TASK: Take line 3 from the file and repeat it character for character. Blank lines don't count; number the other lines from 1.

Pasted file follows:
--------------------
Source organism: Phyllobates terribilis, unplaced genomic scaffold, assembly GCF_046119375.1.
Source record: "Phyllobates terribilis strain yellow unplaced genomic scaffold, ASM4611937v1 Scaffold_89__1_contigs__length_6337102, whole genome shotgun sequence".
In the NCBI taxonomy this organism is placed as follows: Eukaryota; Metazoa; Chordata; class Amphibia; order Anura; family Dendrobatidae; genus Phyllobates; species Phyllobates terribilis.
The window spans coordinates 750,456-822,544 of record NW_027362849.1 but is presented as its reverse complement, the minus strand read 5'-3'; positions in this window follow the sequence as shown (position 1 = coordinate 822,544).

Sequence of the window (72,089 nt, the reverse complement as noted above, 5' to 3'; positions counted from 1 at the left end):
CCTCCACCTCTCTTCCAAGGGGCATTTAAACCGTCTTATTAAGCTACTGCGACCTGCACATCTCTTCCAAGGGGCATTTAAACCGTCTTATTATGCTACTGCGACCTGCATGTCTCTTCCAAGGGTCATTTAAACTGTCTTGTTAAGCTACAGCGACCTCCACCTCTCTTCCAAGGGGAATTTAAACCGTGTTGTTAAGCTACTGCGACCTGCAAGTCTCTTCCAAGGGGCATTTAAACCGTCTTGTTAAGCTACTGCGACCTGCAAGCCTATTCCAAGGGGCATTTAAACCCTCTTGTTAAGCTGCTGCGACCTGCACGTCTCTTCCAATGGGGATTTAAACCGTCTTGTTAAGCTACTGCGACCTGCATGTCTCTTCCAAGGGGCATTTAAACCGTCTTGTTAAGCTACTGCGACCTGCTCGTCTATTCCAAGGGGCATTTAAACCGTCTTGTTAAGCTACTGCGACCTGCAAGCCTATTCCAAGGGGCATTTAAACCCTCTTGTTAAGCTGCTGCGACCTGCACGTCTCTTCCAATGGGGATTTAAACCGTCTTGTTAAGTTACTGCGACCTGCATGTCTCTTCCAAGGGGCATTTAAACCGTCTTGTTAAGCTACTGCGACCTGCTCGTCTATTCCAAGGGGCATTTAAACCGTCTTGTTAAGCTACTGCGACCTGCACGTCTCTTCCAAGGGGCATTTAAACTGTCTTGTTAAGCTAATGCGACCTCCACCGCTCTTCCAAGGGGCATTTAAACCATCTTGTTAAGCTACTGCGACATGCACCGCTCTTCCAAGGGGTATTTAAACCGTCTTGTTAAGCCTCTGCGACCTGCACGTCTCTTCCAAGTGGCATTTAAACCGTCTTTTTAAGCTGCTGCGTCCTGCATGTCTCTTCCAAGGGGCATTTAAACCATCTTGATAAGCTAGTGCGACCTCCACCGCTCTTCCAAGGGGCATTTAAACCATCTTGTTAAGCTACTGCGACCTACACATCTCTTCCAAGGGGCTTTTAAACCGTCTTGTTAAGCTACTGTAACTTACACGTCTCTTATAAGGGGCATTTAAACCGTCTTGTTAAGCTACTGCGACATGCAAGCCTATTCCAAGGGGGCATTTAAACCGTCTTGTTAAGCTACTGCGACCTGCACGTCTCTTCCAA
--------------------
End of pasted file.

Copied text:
In the NCBI taxonomy this organism is placed as follows: Eukaryota; Metazoa; Chordata; class Amphibia; order Anura; family Dendrobatidae; genus Phyllobates; species Phyllobates terribilis.